Frank made his name and established his signature style when he decorated the Paris apartment of the Vicomte Charles de Noailles and his wife, progressive patrons of the arts at the time. Photographer Man Ray's black-and-white images of the apartment contributed to Frank's reputation.
Although he occasionally used bright colors, he is best known for his emphasis on non-colors. According to his niece, his favorite color was white. He was a master of luxurious understatement and decorated with materials such as rye-straw marquetry, creamy glove leather, mica, travertine, vellum, sanded oak, lacquer and shagreen.
The files of the Parsons School of Design credit the famous Parsons table to Frank, the American designer Joseph B. Platt and an unknown student at the school's Paris branch. Frank sketched the table on a blackboard and suggested a table "of the simplest possible design" that could be elegantly covered with mother-of-pearl, parchment, lacquer or ivory.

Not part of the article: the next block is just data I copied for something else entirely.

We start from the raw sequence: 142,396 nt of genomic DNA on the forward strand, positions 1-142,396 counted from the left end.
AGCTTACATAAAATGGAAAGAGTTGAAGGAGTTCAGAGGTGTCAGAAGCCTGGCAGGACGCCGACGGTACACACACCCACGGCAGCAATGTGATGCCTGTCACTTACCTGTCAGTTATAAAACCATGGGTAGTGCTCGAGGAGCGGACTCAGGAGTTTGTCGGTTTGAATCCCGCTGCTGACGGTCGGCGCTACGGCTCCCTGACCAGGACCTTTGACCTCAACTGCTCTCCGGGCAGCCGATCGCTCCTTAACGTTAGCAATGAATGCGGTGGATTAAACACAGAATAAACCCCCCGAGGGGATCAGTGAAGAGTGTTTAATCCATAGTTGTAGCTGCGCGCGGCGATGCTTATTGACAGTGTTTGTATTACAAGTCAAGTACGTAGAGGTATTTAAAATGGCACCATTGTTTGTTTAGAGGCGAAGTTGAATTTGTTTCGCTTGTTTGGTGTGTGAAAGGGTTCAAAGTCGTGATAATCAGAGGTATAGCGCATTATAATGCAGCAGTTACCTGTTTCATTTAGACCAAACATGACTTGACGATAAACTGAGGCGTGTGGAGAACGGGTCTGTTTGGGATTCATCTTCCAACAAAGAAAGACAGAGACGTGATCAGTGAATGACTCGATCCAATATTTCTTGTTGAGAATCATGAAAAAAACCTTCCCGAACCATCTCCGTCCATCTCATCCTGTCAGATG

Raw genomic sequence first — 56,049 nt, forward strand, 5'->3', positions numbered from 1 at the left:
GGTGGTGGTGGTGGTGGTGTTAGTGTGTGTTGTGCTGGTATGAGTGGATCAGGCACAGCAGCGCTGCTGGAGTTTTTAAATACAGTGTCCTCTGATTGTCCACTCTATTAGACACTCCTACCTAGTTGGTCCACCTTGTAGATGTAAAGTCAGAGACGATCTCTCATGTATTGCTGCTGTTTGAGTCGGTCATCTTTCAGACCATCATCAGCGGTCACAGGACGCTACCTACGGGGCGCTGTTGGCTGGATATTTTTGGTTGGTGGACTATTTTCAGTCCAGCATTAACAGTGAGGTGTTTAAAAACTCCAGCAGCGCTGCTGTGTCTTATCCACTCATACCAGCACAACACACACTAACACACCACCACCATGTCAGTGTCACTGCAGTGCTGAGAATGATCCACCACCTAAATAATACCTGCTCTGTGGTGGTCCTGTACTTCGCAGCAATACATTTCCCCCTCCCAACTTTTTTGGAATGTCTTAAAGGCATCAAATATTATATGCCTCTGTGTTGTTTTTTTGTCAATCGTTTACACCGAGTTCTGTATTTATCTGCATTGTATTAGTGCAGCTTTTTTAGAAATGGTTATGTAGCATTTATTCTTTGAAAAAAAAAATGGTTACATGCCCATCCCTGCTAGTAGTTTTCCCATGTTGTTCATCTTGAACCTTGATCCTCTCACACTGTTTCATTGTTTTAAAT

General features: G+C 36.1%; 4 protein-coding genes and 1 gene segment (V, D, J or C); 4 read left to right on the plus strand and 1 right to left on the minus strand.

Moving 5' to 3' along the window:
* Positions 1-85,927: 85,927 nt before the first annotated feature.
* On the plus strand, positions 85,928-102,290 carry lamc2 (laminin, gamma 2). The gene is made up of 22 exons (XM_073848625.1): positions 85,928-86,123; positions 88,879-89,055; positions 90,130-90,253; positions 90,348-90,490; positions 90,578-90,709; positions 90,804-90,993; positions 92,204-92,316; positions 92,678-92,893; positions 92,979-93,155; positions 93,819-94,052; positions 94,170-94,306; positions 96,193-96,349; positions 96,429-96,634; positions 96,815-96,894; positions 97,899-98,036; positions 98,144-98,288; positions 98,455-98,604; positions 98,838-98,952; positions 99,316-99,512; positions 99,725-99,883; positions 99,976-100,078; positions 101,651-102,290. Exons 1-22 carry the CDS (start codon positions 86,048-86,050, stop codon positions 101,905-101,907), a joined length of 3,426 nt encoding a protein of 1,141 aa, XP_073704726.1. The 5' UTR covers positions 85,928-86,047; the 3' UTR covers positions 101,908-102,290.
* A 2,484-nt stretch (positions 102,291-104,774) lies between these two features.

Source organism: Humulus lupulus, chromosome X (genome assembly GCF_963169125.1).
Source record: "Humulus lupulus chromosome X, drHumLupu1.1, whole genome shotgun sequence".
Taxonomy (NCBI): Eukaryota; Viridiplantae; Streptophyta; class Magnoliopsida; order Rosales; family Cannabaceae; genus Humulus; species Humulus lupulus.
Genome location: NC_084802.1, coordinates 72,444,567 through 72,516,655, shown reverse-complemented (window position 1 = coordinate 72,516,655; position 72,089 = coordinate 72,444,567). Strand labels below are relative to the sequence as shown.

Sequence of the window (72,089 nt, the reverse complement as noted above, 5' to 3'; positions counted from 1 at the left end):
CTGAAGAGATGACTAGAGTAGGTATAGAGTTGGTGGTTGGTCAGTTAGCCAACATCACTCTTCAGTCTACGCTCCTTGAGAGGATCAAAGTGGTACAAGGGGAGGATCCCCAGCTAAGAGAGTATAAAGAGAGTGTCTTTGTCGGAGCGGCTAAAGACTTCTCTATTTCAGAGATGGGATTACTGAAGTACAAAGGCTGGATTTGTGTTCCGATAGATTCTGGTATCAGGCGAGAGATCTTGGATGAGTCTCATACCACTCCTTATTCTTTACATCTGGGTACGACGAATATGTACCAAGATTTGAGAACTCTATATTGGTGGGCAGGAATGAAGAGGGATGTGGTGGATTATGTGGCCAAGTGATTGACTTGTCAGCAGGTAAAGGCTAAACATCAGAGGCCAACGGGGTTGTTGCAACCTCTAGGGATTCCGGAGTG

Frank's personal life was fraught with tragedy. While he was in law school in 1915, both his older brothers died on the front line during World War I, and his father committed suicide. In 1919 he lost his mother, who had been institutionalized for several years. He fled Europe in 1939, going first to South America and then to the United States.
In 1941, devastated by the Nazi occupation of France and a failed love affair, he took his own life by jumping from a Manhattan building.
From architecturaldigest.com, plusonegallery.com and dwr.com
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